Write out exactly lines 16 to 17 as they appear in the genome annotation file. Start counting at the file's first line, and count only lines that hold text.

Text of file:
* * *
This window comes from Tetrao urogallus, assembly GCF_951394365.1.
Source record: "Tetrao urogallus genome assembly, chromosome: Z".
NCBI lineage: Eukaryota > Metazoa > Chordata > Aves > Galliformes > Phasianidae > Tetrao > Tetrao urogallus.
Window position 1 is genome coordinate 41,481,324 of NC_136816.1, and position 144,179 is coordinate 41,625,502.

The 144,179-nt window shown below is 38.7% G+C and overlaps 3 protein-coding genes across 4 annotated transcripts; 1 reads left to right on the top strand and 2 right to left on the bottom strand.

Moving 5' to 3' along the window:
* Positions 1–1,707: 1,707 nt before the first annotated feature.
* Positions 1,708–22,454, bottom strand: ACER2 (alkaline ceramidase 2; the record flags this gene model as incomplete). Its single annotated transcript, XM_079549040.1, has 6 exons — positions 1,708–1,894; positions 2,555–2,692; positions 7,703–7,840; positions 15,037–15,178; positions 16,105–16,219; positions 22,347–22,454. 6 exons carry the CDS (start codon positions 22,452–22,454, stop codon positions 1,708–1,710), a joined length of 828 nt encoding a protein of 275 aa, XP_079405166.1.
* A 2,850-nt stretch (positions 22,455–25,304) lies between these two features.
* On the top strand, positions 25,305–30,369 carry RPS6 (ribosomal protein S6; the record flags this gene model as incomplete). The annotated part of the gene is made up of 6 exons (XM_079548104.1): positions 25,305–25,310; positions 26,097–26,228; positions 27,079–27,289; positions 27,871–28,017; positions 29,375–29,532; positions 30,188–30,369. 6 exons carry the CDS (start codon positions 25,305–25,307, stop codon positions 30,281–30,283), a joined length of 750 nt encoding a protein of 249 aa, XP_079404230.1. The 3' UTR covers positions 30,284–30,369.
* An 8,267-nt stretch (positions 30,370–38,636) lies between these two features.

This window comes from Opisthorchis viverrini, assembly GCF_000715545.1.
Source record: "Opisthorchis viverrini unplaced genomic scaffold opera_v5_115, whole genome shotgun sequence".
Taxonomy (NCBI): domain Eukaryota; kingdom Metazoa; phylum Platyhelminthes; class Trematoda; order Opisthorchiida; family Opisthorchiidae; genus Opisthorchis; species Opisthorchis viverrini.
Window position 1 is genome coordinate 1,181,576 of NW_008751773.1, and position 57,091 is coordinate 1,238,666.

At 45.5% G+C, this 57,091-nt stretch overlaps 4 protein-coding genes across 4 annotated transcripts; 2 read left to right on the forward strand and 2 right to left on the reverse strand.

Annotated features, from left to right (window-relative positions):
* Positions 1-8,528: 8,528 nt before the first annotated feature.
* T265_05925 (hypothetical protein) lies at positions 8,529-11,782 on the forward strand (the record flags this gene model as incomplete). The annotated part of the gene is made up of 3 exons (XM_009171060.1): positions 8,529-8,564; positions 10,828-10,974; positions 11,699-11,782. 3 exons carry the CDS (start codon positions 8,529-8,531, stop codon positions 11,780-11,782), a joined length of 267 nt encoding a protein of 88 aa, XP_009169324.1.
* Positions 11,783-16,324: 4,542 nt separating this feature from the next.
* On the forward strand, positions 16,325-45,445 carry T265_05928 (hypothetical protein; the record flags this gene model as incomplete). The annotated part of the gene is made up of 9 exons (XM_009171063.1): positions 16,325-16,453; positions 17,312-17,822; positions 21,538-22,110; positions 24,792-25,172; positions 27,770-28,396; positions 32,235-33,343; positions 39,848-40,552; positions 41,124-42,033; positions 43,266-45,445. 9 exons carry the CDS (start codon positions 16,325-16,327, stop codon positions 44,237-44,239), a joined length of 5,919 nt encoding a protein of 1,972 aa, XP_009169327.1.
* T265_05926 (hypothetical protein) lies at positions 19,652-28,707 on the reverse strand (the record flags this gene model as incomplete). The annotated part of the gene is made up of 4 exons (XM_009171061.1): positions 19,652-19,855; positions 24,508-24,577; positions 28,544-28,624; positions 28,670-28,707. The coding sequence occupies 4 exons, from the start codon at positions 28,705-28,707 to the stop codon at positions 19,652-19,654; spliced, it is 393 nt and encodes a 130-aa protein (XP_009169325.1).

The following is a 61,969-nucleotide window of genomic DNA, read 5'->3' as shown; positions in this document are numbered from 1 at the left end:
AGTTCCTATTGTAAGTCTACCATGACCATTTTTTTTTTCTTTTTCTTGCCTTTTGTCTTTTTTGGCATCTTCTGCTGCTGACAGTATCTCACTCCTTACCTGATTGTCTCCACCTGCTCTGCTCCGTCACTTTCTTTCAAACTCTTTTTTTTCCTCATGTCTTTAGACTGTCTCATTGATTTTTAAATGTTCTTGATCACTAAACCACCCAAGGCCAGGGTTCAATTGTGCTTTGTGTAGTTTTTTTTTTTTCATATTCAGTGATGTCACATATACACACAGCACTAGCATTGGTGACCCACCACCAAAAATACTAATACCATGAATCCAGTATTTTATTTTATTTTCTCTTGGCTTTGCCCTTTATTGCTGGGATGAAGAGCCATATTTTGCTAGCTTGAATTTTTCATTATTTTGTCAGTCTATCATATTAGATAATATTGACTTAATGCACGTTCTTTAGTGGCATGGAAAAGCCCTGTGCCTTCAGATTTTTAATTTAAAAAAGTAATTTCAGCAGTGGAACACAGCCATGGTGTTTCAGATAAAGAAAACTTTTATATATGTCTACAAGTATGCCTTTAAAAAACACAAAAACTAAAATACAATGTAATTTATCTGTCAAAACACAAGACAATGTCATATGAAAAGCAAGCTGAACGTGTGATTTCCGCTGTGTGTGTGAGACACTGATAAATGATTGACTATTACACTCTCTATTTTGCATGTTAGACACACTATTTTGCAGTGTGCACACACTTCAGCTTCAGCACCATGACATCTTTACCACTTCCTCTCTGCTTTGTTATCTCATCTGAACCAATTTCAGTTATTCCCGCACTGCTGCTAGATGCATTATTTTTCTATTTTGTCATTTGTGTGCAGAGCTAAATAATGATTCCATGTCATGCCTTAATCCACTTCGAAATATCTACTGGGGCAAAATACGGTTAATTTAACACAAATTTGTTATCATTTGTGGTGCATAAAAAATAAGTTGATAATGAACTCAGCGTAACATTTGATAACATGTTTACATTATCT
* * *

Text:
At 45.5% G+C, this 57,091-nt stretch overlaps 4 protein-coding genes across 4 annotated transcripts; 2 read left to right on the forward strand and 2 right to left on the reverse strand.

Annotated features, from left to right (window-relative positions):